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Article #8 (51 is last):
Newsgroups: freenet.sci.comp.atari.product.8bit.tricks
From: aa700@cleveland.Freenet.Edu (Michael Current)
Subject: Protecting your software
Posted-By: xx004 (aa700 - Michael Current)
Reply-To: aa700@cleveland.Freenet.Edu (Michael Current)
Date: Tue Jan 28 22:37:13 1992

Reprinted from the A.C.E.C. BBS (614)-471-8559

                          Bits of BASIC

                    "Protecting" Your Software
                            by M. Olin

So.  You say you've written a program, and you spent a lot of 
hours making it "just right?"  You've written some pretty nice 
routines that you're quite proud of but you don't want just 
anybody to have access to it?  Here's a couple of hints that might 
help you keep some prying eyes from viewing your work.

DISABLE THE BREAK KEY.  The very first line of your program should 
look like this:

     10 POKE 16,64:POKE 53774,64

Effectively we have told the computer to ignore the fact that the 
user is pressing the BREAK key, therefore the user cannot "break 
out" of the program and look at your code.
But that's only the beginning.  Any Atarian who has had his/her 
computer for more than 2 weeks should know that all you'd have to 
do is press RESET and we'd be back to Square 1.

COLD STARTING.  Add the following command to line 10, making sure 
to separate it from the previous commands with a colon (:).

     POKE 580,1

Now, whenever the user presses the RESET key, the computer will 
act almost as if you had turned to power off and back on again.  
In other words, it will "reboot" and the program that was running 
will be erased from memory.

So far so good!  Now you need a routine that permits the approved 
users to have access to your program, but those persons you want 
to keep out will have to be "filtered" somehow.  A "password" 
seems in order here.

     19 DIM PASS$(20)
     20 INPUT PASS$:IF PASS$<>"Your Password" THEN NEW:END

All persons who are using your program must know the password, 
which can be up to 20 characters long.  Notice that it is 
upper/lower "case sensitive."  If they enter it wrong, the program 
is erased from memory.  Zip.  Kaput.  Gone.  And just to make sure 
that "the enemy" can't discover your password by staring over your 
shoulder, we're going to make sure that the characters you type 
never appear on the screen.

     15 X=PEEK(559):POKE 559,0

This command will turn off the chip, called ANTIC, that drives 
your monitor.  The screen will turn black with no visible text,  
and will remain in this state until you turn it back on again,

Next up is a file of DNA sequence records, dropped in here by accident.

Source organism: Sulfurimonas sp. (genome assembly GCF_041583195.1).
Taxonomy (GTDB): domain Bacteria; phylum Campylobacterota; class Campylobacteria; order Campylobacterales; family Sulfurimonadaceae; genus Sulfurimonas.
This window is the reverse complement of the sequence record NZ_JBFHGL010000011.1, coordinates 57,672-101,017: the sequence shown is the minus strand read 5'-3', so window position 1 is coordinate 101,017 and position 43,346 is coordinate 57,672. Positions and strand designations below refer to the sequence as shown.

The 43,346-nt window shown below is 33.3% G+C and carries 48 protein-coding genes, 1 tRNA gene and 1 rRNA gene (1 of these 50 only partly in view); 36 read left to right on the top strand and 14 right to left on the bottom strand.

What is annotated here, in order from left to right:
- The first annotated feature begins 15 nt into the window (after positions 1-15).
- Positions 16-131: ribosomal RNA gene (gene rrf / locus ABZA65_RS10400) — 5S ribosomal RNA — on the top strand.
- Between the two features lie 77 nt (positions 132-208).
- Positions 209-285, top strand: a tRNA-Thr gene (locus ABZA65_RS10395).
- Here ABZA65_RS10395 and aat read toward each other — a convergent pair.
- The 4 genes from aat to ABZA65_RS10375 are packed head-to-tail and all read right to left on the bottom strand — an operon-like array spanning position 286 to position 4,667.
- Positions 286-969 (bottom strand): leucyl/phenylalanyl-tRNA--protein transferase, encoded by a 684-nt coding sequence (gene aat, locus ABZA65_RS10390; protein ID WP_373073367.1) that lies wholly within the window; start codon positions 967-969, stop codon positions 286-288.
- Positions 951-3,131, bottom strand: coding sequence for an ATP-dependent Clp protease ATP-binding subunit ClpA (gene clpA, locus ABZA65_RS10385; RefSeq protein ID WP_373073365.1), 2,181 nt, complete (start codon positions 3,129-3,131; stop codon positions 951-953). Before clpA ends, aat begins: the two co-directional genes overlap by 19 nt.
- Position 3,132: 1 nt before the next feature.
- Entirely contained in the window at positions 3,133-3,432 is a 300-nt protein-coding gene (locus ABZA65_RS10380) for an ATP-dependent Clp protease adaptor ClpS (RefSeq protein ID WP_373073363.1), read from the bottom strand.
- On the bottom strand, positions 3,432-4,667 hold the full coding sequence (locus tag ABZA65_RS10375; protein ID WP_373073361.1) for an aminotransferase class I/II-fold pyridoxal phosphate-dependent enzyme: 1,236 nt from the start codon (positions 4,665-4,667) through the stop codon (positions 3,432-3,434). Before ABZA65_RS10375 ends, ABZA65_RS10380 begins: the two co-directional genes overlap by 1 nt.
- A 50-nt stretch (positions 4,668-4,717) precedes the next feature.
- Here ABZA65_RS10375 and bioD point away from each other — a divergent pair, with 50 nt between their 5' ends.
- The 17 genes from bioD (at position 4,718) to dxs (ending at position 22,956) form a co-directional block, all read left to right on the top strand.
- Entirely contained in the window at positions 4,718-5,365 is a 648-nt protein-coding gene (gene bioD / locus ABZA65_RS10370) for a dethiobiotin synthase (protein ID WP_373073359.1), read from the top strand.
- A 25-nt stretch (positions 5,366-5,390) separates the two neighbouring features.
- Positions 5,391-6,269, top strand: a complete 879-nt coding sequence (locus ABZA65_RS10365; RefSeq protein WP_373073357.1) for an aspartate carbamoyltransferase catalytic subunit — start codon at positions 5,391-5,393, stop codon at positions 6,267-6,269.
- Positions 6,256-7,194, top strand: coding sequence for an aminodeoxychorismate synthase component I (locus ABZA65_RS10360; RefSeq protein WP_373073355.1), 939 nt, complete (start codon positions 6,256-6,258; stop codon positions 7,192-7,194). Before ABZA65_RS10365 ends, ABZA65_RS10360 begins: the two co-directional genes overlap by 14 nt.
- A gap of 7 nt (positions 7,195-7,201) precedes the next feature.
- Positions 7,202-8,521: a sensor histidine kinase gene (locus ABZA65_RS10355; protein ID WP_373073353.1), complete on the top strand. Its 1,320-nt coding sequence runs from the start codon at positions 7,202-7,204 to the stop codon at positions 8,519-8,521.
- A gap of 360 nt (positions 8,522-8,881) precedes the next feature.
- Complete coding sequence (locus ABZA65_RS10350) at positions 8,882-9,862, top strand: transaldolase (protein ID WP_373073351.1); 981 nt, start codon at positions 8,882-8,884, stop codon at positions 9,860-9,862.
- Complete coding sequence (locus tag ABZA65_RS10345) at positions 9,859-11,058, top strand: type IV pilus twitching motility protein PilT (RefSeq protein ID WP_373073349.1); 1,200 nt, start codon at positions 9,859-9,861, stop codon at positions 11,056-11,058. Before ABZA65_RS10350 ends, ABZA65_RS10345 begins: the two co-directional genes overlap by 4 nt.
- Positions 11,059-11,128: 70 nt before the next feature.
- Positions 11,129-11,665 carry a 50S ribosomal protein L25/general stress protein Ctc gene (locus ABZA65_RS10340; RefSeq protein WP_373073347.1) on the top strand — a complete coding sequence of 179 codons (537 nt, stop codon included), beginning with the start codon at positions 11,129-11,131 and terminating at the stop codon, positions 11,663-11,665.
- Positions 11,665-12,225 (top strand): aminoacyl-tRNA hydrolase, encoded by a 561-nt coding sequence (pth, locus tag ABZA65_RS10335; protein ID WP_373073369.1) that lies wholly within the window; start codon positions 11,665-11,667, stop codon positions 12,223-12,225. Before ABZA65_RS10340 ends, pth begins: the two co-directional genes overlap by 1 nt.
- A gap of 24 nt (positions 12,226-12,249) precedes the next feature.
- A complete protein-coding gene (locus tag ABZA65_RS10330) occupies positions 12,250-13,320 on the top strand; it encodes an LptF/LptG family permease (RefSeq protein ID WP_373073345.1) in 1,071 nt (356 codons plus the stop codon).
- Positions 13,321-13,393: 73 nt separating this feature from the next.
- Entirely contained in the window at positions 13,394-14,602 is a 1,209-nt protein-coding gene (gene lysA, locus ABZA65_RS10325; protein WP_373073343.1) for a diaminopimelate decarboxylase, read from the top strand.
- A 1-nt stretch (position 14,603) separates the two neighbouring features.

which you will not do unless the proper password is entered in 
line 20.  If the correct password is given, then this line will 
complete the job:

     25 PRINT "":POKE 559,X
     30 REM  Your program starts here.

Let's check our progress:  The program won't run if they don't 
know the password.  They can't RESET, and they can't press BREAK 
and LIST the program to look at your password.  What's left?

We have to find a way to prevent the uninvited user from LOADing 
the program and LISTing the lines that contain your password, 
since none of the above commands will take effect until after the 
program starts running.  This part gets a little tricky, so you 
will want to type it in EXACTLY as it is written here.
After your program is completed and "debugged" to your 
satisfaction, you need to add these lines.  Note that your program 
must not ever GOTO or GOSUB to these lines.

     32761 BOTTOM=PEEK(131)*256+PEEK(130):TOP=PEEK(133)*256+PEEK(132)
     32763 FINISH=PEEK(139)*256+PEEK(138):POKE FINISH+2,0:SAVE 

A WORD OF CAUTION:  Make sure you SAVE a copy of your program 
before you continue with the following instructions.  Store this 
copy in a safe place as it is the only copy that can ever be 
LISTed again.  Not even the approved password user can LIST your 
program once these routines have been performed so take good care 
of this "source" disk!

Ready?  Make sure the disk on which you want the "protected" 
version of your program is in Drive 1, then type:

     GOTO 32761

and press .  Here's what happens:  the FOR/NEXT loop in 
line 32762 will cause all the variable names which are used in 
your program (and stored in the Variable Name Table) to be 
replaced with CHR$(155), the Atascii carriage return.  (Any other 
character can be used by placing its appropriate Atascii value in 
the POKE statement in line 32762.)  When this happens, the program 
can no longer be LISTed, nor can it be LOADed!  In fact, the only 
way to LOAD and RUN this program ever again is by issuing the RUN 
"D:filename.ext" command from BASIC.

And there you have it!  A reasonably good, but not absolutely 
perfect way to "protect" your software.

 Michael Current, Cleveland Free-Net 8-bit Atari SIGOp   -->>  go atari8  <<--
   The Cleveland Free-Net Atari SIG is the Central Atari Information Network
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